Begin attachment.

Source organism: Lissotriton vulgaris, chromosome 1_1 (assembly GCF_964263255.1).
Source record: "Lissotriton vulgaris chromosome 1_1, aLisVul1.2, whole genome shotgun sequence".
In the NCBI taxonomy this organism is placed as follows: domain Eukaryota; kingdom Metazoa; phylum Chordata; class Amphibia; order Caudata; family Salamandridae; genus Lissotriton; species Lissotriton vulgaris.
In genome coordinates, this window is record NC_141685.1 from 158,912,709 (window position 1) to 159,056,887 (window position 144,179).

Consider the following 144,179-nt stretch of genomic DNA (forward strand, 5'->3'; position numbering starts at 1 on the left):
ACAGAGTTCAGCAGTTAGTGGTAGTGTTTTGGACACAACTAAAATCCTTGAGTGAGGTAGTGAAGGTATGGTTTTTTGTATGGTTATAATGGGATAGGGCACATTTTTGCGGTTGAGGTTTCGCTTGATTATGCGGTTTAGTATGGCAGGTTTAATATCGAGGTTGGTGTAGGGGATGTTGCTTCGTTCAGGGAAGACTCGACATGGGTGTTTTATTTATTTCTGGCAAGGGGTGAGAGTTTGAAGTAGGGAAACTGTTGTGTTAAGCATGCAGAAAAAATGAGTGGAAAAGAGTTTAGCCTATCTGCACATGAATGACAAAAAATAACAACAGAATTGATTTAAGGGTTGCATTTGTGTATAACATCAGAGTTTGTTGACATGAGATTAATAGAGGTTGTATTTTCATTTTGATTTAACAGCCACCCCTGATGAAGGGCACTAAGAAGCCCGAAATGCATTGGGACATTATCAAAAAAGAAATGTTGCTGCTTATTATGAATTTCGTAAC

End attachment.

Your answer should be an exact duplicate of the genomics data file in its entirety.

Source organism: Lissotriton vulgaris, chromosome 1_1 (assembly GCF_964263255.1).
Source record: "Lissotriton vulgaris chromosome 1_1, aLisVul1.2, whole genome shotgun sequence".
In the NCBI taxonomy this organism is placed as follows: domain Eukaryota; kingdom Metazoa; phylum Chordata; class Amphibia; order Caudata; family Salamandridae; genus Lissotriton; species Lissotriton vulgaris.
In genome coordinates, this window is record NC_141685.1 from 158,912,709 (window position 1) to 159,056,887 (window position 144,179).

Consider the following 144,179-nt stretch of genomic DNA (forward strand, 5'->3'; position numbering starts at 1 on the left):
ACAGAGTTCAGCAGTTAGTGGTAGTGTTTTGGACACAACTAAAATCCTTGAGTGAGGTAGTGAAGGTATGGTTTTTTGTATGGTTATAATGGGATAGGGCACATTTTTGCGGTTGAGGTTTCGCTTGATTATGCGGTTTAGTATGGCAGGTTTAATATCGAGGTTGGTGTAGGGGATGTTGCTTCGTTCAGGGAAGACTCGACATGGGTGTTTTATTTATTTCTGGCAAGGGGTGAGAGTTTGAAGTAGGGAAACTGTTGTGTTAAGCATGCAGAAAAAATGAGTGGAAAAGAGTTTAGCCTATCTGCACATGAATGACAAAAAATAACAACAGAATTGATTTAAGGGTTGCATTTGTGTATAACATCAGAGTTTGTTGACATGAGATTAATAGAGGTTGTATTTTCATTTTGATTTAACAGCCACCCCTGATGAAGGGCACTAAGAAGCCCGAAATGCATTGGGACATTATCAAAAAAGAAATGTTGCTGCTTATTATGAATTTCGTAAC